There was much shameless melody-milking, too, as Thielemans sculpted the phrases of such ballads as Luiz Eca’s luxuriantly melancholic “The Dolphin”—but also on Jobim’s “Chega De Saudade” and “The Waters of March,” Buarque’s “Joanna Frances,” Charlie Chaplin’s “Smile,” Michel Legrand’s “You Must Remember Spring,” and the set-closer, “God Bless America,” which Thielemans described as “my idea of what would have happened if Irving Berlin had met Milton Nascimento”—to animate the soulful emotions within.

“To me, Brazil is minor-7 country,” Thielemans said at his apartment. Rio-based harmonica player Mauricio Einhorn “sent me records when the Bossa Nova exploded in the late ‘50s-early ‘60s, and I got interested in the harmony,” he continued. After he collaborated on Aquarella do Brasil with Elis Regina in 1969, Brazilian musicians began to regard Thielemans as an iconic figure, as was evident in 1990, when he broke bread with Nascimento, Gilberto Gil, Caetano Veloso, Buarque, Djavan, Joao Bosco, Dami Caymmi, Ivan Lins and Eliane Elias on a two-volume collection called Brazil Project.

“His heart is Brazilian,” said Castro-Neves. “He understands the idiom with the ease of someone who speaks fluent Portuguese. But also, he is a bottomless well of ideas. After a take with Ivan Lins, you’d say, ‘Great, Toots, let’s do a second take for the sake of it.’ The second take was totally different from the first. If he’d come from the right, he came from the left; if he’d started on the third, he started on the fifth; he’d have a rhythm figure here, he’d start another rhythm figure there. He is incredible.”

[BREAK]

“You may have noticed that little change I made to ‘How High The Moon,’” Thielemans informed the Blue Note audience. “The third chord, instead of G-minor-VII, C-VII going to F, I go first to A-flat-minor-VII, B-flat-VII, and then G. It makes a Brazilian song out of it.”

Thielemans in his teens aspired to be a math teacher; he has the kind of mind that hears harmonic equations as sonic poetry. A native of Antwerp, a bustling North Sea port city, he bought a harmonica not long after Germany invaded Belgium in 1940, and “fooled around by instinct” to Benny Goodman Trio records. He continues: “Then the musicians in Belgium started to say ‘jette se joué,’ ‘throw that toy away and get a real instrument.’” Recuperating from pneumonia with extended bedrest, he taught himself to play guitar—a Macaferri—by ear, copying Django Reinhardt and Charlie Christian records. By 1944 Belgium was liberated, and soon thereafter merchant sailors were bringing such early bebop classics as “Groovin’ High” and “One Bass Hit” across the Atlantic. While playing guitar at a local boite with the likes of Edith Piaf, Charles Trenet and Stephane Grappelli, Thielemans began to analyze the musical language of Charlie Parker and Dizzy Gillespie.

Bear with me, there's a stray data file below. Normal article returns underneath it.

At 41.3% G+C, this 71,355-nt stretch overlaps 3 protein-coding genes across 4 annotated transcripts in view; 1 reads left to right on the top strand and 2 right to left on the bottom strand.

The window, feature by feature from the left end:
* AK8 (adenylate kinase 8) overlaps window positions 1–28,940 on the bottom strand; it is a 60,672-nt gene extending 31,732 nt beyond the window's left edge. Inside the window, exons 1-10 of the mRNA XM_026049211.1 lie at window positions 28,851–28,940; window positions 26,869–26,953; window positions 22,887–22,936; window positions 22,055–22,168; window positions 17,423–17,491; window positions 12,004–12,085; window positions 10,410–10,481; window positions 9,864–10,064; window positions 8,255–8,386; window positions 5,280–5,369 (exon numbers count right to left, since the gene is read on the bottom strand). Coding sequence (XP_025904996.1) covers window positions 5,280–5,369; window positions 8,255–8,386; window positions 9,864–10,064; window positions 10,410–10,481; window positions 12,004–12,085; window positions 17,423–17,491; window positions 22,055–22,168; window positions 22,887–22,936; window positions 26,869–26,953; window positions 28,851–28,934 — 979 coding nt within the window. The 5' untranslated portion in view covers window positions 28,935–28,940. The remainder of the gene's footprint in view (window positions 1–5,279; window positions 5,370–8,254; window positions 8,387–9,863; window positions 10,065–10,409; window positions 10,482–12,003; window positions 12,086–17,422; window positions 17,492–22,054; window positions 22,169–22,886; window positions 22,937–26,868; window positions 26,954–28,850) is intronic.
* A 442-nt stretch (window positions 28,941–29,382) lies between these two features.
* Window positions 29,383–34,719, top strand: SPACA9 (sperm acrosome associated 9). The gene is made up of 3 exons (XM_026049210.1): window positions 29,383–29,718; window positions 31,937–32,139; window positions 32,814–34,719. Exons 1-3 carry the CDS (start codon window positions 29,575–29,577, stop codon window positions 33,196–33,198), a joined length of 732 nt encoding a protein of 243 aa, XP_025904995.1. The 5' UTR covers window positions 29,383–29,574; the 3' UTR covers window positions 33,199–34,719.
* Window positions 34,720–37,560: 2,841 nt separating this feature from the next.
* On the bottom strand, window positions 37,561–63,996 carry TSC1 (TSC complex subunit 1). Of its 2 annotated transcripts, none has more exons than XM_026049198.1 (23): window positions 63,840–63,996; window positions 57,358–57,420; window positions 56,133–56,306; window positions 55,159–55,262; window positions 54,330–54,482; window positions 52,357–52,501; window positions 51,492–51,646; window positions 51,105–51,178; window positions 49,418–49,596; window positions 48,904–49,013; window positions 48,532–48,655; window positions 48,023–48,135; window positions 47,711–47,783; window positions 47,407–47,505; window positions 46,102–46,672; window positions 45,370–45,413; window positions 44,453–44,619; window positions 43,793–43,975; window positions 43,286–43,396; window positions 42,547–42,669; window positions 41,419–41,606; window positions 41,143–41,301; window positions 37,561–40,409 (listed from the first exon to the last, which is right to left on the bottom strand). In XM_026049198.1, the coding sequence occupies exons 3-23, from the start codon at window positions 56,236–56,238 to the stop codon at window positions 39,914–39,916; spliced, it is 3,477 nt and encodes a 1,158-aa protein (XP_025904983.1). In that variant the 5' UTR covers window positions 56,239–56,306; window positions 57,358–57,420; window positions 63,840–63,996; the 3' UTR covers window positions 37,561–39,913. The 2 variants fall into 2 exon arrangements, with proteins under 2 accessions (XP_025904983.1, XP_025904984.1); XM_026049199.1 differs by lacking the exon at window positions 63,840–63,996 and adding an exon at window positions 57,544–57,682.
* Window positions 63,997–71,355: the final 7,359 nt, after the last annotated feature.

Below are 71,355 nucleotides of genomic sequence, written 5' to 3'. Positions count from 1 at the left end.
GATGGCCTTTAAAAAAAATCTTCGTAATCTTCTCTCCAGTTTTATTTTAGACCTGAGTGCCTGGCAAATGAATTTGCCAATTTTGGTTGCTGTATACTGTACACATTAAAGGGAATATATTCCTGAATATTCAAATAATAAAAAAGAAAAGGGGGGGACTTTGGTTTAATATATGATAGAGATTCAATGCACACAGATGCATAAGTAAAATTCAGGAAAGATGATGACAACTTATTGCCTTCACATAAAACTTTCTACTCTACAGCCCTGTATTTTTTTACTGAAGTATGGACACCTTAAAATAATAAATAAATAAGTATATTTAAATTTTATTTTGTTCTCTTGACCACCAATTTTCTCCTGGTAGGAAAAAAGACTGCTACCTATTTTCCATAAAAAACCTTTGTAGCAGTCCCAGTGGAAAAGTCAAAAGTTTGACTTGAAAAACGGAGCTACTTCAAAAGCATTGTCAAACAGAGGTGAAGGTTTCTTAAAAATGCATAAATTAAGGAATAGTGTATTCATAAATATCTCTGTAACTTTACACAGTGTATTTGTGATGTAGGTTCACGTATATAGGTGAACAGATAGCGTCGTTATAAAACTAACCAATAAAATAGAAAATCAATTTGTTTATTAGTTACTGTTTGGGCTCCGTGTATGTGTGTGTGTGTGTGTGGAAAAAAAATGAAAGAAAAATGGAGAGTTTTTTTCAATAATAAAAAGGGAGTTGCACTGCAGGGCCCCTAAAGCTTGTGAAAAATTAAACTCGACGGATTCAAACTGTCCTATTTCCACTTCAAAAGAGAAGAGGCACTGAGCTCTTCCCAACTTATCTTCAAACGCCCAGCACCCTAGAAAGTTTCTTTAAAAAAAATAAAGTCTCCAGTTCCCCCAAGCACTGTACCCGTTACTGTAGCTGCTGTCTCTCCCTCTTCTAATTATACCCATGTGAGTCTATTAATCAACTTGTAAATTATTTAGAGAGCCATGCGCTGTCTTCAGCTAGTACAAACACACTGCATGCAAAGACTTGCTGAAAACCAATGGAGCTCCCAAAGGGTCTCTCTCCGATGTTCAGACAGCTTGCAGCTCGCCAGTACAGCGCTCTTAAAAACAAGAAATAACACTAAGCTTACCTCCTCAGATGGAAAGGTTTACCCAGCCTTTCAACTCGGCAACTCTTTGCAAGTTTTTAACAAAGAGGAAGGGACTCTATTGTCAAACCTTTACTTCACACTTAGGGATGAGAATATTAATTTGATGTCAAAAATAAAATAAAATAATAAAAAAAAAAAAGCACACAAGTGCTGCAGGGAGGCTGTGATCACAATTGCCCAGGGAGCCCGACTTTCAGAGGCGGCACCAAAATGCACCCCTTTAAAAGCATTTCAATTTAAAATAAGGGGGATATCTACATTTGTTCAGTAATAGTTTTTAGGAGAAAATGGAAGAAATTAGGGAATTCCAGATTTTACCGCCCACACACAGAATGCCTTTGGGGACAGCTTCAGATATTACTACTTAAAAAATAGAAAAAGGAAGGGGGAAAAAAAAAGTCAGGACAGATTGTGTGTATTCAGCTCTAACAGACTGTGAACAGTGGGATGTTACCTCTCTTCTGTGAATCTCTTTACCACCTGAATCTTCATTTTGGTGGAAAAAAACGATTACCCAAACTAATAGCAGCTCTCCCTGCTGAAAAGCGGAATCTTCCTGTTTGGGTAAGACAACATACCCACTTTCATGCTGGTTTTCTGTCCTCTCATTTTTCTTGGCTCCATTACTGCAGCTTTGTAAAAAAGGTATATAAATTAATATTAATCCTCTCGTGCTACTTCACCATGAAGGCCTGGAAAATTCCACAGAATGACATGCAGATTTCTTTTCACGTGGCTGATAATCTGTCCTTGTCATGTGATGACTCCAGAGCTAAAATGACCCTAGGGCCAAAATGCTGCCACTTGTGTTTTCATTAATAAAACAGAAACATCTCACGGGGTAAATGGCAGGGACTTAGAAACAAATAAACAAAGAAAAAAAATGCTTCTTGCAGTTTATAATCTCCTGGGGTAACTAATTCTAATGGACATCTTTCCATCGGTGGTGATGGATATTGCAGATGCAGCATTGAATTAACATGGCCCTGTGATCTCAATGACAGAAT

“We made acetate copies, although the needles eroded them quickly,” he recalls. “’Groovin’ High’ is ‘Whispering’ in E-flat, and I remember the phrasing Dizzy used to go from A-minor-7 to D-7. I tried to play that phrase – from D-7 to D-minor-7 to G – in every key on harmonica. I continue to find new things. For instance, for sixty years, like everybody else, I played ‘Confirmation’ in F, but recently, I played it in B. That’s like shuffling the keys in the piano around, if you have cliches built up in F.”

He played the “Confirmation” theme in both keys. The version in B embodied the trademark Thielemans sound.

“I first visited the States in ‘47,” he continued. “I was with my uncle in Miami, and we were having a drink at a restaurant where they were playing Nat Cole trio music. I was still self-conscious about my harmonica, but I bought the guitar player a drink and sat in.” By happy coincidence, photographer William Gottlieb was at the bar. “He said, ‘Oh, you’re good.’ I looked him up in New York, and he took me to 52nd Street – the Three Deuces. It was the Howard McGhee All Stars. Hank Jones, Bags, Percy Heath, the drummer was Joe Harris, maybe Jimmy Heath, too. Bill took me to meet the band. ‘Who? Belgium?’ The two question marks. ‘What do you want to play?’ In those days, the key to the bebop door was the third and the fourth bar of ‘I Can’t Get Started.’”

Thielemans demonstrated. “I played it almost like that! The whole band fell on the floor. I was in after two measures. I sat in the chair next to Hank. The alternating group was Lennie Tristano. Imagine! With Billy Bauer and Arnold Fishkin. Billy Shaw was there, the agent, the big salesman of bebop. The big cigar.  ‘Shaw Nuff.’ ‘Where you from? You’re good!’ ‘I’m from Belgium.’ ‘Oh, I know. That’s in Copenhagen.’ Typical  Hollywood. ‘Send me some records. I’m going to make you the Belgian King of Bebop.’

While sailing back to Europe—a festival in Nice, where he and saxophonist Bobby Jaspar accompanied Lucky Thompson—Thielemans wrote a progression on Stardust, and recorded it with a string quartet. He played the acetate for Ray Nance, whom he befriended when the Duke Ellington Orchestra visited Belgium in 1948; Nance took it to an agent, who played it for Benny Goodman, then beginning his brief love affair with bebop. In 1949, Goodman summoned Thielemans to London for a gig at the Palladium.